Why The Oil Price Rally Was A Flash In The Pan

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I warned readers before this week’s oil trading got underway that oil prices may go to hell in a hand basket. And WTI crude futures prices logged their worst weekly performance in two years.

For me, the writing was on the wall when the EIA reported that November crude oil production had risen by 384,000 b/d (401,000 b/d with October’s revision), far greater than the weekly data for the same period. The other key factor was the record length of speculative long positions combined with the very low speculative short positions. All that was needed was a catalyst to start a landslide. Once prices start falling, it would bring a wave of selling as losses begin to mount.

On Wednesday, as I had expected, the EIA revised up its weekly estimate of crude production by 338,000 b/d from the prior week. Prices broke below $59/b on Friday after Baker Hughes reported that oil-directed drilling rigs rose by 26 in the week ending February 9, the largest jump in a year. The rig increase portends much higher production increases in months to come.

Also on Friday, Gazprom Neft Chief Executive Alexander Dyukov said that “an adjustment of the global oil production cut deal between OPEC and some non-OPEC members, including Russia, was possible in the second quarter of 2018.” Dyukov also said that he hoped that the countries would agree to increase production. No doubt Russia and KSA are getting nervous about rising U.S. crude exports taking their market share. It was reported that U.S. oil was sold to the United Arab Emirates in December!

Finally, President Trump signed a budget on Friday that contains a provision to slash the U.S. Strategic Petroleum Reserve in half, auctioning off the barrels. While I’m a proponent of the SPR, I think it makes sense since it will still be 300 million barrels, and there has never been a need for more than 35 million at any time since it began to fill in 1977. The drawdown will be through 2027, and so it will not have a material impact on the global supply/demand balance, but it sends the message that the peak oil demand era is coming to a close in the not too distant future. I also got an email from Harvard University this week saying that it plans to end its use of fossil fuels on campus by 2050.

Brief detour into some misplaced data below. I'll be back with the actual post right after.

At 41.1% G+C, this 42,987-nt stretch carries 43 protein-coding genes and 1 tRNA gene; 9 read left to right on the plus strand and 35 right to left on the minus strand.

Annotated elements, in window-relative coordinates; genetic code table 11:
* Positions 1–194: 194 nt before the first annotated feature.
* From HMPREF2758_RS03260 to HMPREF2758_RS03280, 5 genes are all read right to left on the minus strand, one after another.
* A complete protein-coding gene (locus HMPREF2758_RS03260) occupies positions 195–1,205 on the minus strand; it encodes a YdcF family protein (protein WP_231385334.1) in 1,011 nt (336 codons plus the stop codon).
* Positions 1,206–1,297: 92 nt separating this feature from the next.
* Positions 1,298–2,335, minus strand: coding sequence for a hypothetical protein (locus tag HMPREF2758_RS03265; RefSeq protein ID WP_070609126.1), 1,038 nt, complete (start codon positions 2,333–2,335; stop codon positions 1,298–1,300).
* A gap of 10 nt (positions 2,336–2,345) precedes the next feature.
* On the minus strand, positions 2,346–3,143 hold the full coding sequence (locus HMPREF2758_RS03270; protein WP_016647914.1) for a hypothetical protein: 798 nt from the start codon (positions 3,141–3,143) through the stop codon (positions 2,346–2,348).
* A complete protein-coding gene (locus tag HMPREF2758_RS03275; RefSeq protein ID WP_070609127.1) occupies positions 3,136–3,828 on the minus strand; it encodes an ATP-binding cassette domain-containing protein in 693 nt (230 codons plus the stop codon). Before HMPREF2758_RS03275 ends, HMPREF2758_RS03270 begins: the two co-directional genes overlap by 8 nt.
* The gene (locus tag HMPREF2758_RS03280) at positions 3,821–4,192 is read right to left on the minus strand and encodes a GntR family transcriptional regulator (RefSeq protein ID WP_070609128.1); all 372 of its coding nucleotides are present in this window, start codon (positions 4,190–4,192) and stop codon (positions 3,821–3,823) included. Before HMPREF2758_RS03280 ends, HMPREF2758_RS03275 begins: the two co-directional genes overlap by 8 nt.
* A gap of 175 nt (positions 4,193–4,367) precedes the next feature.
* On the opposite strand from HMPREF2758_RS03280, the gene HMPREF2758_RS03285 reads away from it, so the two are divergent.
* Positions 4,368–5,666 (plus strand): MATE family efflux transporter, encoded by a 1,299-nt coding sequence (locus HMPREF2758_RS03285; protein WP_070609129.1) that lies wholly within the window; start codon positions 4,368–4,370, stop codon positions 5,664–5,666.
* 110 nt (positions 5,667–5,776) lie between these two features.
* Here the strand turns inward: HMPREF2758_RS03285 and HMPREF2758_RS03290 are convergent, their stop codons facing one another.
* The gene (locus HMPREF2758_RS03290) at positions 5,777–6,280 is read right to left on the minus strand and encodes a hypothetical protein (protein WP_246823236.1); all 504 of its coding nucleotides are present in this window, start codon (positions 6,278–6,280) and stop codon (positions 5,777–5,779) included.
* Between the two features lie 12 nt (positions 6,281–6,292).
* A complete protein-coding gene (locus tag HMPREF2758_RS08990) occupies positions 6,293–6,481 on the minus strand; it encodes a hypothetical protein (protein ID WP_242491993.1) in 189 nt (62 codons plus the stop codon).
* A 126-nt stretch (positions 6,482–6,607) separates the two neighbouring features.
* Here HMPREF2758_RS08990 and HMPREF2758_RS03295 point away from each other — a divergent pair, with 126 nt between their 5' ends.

What I think the events of this week show is that the U.S. shale oil’s lagged response to the higher price regime is just starting. Those predicting $70 and higher have grossly underestimated the supply effect of higher prices. As Michael Lynch recently pointed out in his Forbes article, “Analysts who make concrete predictions tend to be popular, especially when their predictions are optimistic (the buyside bias) while those who talk about different outcomes are dismissed…” I would go a step further and say “hated” (by many in the long-only crowd), instead of “dismissed,” by the number of abusive comments in articles that predict lower oil prices. (Fortunately, Seeking Alpha has moderators who weed them out to keep the discussion at a more professional level.)


As I’ve explained before, I do not trade based on a price target. I have my own algo I call Vertical Risk Management. I have found that prices can and often do go much higher or lower than seems rationale. That’s because traders reposition based on greed and fear. VRM is my attempt to deal with the effects of greed and fear, for which I have performed daily trading simulations going back many decades.

The latest CFTC Commitments of Traders report is for February 6. Prices have fallen hard in three sessions since then. As of Tuesday, spec long positions had just begun to drop, and spec short positions had barely started to rise. What this implies to me is that the correction had only just begun.

For holders of the The United States Oil ETF (NYSEARCA:USO), now is a good time to reconsider a “long-only” stance in the oil market, which has been a financial disaster since 2014.

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Disclosure: I/we have no positions in any stocks mentioned, and no plans to initiate any positions within the next 72 hours.

I wrote this article myself, and it expresses my own opinions. I am not receiving compensation for it (other than from Seeking Alpha). I have no business relationship with any company whose stock is mentioned in this article.

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